With its town common, open fields, stone walls, and orchards, Lincoln Center Historic District provides the Greater Boston area's closest approximation of rural village life of the eighteenth and nineteenth centuries. Founded in 1754, Lincoln grew slowly during the eighteenth century along five roads that radiate from the village center. The town Poor House (7 Old Lexington Road), built in 1785 (and later expanded as the Hunt-Rice Tavern in the 1830s), symbolizes the early development of the town.
The first period of true prosperity occurred in the 1830s, when many fine public and private buildings were erected. Unitarians broke away from the Congregational Church in 1842 and commissioned Reuben Smith to construct the Ionic temple-form White Church (4 Bedford Road) with central tower and steeple. Similar in scale and pretension are the Town Hall, built by Nathaniel Hosmer in 1848 (moved in 1892 to 25 Lincoln Road), and the Asa White House (c. 1854–1856, 29 Sandy Pond Road) with its monumental Doric portico.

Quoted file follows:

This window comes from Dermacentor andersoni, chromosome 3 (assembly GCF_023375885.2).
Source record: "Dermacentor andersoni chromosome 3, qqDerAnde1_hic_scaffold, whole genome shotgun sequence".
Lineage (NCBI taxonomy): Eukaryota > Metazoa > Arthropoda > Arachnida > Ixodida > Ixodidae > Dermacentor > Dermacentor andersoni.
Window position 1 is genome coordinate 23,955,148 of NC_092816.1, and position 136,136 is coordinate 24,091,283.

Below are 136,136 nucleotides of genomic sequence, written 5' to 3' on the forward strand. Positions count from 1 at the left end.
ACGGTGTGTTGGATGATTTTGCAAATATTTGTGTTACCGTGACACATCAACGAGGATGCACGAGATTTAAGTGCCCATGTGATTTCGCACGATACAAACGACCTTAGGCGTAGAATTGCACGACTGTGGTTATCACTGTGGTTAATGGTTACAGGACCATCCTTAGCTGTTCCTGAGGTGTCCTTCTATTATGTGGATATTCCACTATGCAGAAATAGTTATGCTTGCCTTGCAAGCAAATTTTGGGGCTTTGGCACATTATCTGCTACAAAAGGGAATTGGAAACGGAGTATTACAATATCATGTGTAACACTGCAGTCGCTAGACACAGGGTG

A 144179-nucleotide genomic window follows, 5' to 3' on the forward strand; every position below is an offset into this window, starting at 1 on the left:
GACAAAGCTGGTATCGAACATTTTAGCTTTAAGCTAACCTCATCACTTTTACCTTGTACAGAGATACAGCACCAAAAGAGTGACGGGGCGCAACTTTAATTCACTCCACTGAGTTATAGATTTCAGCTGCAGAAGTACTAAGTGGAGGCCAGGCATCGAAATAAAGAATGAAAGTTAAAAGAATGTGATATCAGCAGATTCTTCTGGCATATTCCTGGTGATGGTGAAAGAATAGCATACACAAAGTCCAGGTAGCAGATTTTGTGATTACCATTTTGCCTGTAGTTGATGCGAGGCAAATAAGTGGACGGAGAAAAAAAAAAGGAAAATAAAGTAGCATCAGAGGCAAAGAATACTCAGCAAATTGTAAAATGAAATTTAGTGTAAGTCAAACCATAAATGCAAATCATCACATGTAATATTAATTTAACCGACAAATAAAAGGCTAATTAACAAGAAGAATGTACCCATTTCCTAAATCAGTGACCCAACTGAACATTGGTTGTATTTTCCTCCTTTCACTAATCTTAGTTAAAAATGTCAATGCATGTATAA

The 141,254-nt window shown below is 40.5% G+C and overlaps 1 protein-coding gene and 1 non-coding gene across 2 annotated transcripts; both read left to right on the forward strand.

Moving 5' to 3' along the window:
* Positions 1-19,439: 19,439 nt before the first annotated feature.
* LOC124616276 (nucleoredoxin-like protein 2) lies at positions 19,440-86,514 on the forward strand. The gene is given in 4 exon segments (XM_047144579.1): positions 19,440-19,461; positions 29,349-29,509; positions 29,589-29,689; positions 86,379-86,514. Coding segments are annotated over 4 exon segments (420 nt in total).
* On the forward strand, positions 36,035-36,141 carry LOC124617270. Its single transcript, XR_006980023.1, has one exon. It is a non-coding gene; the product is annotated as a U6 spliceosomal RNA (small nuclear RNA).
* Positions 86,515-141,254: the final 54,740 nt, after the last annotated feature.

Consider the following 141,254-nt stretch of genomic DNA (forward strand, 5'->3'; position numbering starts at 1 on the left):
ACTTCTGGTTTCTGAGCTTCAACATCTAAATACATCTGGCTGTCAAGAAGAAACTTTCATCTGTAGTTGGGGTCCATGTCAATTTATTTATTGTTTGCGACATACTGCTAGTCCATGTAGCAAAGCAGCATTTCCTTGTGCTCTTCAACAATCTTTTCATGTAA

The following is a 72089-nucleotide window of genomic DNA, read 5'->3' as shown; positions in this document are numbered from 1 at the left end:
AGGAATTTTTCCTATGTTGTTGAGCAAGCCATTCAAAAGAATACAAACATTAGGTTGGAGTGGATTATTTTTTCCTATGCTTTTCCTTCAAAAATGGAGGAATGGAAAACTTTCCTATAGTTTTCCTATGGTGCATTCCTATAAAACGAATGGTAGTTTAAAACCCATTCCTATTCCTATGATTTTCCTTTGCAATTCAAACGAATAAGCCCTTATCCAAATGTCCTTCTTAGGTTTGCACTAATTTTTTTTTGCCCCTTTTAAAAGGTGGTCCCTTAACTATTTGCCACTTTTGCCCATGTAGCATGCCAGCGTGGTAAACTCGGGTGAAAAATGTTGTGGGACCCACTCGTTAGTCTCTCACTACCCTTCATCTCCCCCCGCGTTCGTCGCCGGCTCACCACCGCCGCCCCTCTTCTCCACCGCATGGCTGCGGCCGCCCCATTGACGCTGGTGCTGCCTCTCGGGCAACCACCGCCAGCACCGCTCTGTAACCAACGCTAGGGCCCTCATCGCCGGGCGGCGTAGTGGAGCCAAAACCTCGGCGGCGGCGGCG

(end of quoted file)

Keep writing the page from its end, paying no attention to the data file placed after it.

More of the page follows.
The arrival of the Boston, Concord & Fitchburg Railroad at South Lincoln in 1844 permanently shifted the commercial core to that area and heralded the arrival of wealthy commuters, such as George G. Tarbell, who built his mansard-roofed mansion (34 Bedford Road) in 1869. Other professional men followed, including architect George F. Newton, whose stuccoed Georgian Revival house of 1898 stands at 29 Trapelo Road, and stockbroker John H. Pierce, who erected a copy in 1900 of the Vassall-Craigie-Longfellow House (BS7) of 1759 in Cambridge at 17
Boston businessmen funded the construction of new public buildings. Tarbell financed the building of the Romanesque Revival Lincoln Public Library, designed by William Gibbons Preston in 1883–1884, with an award-wining postmodern addition by Graham Gund Architects in 1989. George F. Bemis generously contributed to the construction of both the Romanesque Revival Congregational Church (14 Bedford Road) in 1891 by H. M. Francis and a new cupola-topped red brick and terra-cotta Georgian Revival Town Hall (15 Bedford Road) in 1892 by H. Langford Warren.